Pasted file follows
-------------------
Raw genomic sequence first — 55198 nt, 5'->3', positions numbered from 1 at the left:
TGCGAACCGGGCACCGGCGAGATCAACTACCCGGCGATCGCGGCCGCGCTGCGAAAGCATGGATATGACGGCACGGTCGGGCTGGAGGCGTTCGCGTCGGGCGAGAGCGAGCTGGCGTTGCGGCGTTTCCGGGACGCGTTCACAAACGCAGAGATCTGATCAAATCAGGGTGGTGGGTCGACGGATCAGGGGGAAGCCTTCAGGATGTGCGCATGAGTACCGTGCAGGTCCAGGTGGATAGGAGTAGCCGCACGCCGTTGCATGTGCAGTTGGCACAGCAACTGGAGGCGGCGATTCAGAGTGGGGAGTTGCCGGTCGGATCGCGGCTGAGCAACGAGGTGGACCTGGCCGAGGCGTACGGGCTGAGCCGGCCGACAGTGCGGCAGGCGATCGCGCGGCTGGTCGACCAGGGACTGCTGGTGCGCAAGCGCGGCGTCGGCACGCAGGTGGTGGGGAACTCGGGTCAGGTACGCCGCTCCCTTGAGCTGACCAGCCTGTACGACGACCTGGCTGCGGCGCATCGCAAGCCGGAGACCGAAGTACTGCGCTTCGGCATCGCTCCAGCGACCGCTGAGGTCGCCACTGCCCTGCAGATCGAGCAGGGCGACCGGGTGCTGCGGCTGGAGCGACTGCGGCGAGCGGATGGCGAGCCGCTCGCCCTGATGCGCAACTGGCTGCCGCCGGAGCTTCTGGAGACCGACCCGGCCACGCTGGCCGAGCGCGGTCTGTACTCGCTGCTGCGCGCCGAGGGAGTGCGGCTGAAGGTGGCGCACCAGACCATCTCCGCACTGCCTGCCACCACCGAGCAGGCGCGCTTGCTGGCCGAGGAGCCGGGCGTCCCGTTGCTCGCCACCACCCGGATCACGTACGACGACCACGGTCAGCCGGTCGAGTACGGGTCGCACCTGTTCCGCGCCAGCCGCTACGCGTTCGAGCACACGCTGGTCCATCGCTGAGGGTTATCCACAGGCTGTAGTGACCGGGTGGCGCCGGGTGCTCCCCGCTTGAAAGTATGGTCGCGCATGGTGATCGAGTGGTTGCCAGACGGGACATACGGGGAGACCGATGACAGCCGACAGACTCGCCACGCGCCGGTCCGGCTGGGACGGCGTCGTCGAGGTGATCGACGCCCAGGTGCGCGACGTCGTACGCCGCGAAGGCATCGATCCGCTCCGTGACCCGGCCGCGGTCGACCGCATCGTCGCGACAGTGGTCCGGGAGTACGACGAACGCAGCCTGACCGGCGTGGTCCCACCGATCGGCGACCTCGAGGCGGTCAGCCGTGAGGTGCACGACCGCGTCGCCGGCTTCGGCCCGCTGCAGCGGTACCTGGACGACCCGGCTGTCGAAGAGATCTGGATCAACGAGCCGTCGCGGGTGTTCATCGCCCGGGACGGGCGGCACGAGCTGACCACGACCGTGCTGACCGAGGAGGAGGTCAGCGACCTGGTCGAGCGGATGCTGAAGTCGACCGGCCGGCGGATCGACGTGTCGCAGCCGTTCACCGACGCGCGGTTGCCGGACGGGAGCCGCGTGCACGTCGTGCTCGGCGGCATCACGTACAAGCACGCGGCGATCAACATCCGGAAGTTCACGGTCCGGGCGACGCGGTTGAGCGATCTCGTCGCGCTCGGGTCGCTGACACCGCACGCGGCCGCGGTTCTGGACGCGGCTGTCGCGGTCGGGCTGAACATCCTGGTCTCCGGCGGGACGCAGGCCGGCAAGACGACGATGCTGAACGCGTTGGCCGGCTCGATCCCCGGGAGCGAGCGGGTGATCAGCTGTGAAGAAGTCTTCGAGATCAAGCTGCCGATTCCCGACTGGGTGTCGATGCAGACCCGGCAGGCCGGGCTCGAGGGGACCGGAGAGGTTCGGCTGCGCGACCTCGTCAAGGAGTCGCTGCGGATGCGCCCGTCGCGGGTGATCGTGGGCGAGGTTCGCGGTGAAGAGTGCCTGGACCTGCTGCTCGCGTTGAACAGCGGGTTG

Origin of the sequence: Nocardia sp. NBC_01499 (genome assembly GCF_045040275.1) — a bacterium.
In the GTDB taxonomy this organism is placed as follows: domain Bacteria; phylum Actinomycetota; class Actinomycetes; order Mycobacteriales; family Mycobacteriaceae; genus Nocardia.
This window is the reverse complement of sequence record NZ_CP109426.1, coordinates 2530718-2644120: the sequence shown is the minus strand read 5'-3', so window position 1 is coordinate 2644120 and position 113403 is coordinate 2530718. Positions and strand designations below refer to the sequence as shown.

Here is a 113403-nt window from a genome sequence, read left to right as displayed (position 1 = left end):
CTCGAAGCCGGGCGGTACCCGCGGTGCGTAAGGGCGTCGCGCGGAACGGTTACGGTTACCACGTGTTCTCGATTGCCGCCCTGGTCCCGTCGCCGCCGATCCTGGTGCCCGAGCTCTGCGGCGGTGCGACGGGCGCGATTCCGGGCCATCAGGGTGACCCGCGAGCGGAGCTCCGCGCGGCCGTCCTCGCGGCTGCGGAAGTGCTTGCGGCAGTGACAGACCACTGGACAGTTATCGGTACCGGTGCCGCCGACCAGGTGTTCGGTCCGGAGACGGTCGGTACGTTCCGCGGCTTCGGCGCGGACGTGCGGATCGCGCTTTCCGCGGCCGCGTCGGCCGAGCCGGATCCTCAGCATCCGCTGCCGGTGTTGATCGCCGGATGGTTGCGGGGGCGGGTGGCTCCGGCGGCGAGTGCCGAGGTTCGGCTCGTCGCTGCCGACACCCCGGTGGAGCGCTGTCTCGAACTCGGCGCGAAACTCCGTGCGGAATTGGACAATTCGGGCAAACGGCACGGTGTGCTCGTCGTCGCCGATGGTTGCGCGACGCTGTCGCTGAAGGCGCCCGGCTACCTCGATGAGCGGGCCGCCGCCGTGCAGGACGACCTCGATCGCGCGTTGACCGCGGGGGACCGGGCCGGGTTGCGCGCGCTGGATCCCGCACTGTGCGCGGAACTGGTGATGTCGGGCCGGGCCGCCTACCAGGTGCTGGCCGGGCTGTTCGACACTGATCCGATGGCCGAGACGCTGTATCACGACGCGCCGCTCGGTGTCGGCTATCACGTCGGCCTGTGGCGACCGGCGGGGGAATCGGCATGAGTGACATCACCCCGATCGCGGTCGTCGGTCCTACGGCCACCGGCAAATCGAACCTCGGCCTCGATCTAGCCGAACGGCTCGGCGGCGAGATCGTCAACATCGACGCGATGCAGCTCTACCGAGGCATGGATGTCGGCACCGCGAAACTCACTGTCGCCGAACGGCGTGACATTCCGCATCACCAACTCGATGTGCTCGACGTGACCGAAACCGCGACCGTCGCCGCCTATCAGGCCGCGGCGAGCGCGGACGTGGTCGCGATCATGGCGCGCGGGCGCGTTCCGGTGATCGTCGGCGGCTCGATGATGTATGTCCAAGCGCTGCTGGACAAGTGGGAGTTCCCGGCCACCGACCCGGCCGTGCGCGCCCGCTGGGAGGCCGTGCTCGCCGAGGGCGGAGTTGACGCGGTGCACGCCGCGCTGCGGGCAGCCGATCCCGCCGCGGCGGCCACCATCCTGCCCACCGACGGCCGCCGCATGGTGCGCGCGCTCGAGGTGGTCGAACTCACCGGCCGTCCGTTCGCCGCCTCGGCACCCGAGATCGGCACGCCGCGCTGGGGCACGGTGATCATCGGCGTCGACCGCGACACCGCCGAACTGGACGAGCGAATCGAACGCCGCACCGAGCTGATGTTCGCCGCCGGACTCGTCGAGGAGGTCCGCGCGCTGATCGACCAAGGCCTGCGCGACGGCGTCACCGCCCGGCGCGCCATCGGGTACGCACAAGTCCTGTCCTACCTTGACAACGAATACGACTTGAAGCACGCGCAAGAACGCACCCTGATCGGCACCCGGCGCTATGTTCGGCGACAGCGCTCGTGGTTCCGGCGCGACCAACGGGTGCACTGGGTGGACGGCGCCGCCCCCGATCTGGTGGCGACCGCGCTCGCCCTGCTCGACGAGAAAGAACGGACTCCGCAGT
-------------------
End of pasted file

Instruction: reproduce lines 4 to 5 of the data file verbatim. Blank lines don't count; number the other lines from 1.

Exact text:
In the GTDB taxonomy this organism is placed as follows: domain Bacteria; phylum Actinomycetota; class Actinomycetes; order Mycobacteriales; family Mycobacteriaceae; genus Nocardia.
This window is the reverse complement of sequence record NZ_CP109426.1, coordinates 2530718-2644120: the sequence shown is the minus strand read 5'-3', so window position 1 is coordinate 2644120 and position 113403 is coordinate 2530718. Positions and strand designations below refer to the sequence as shown.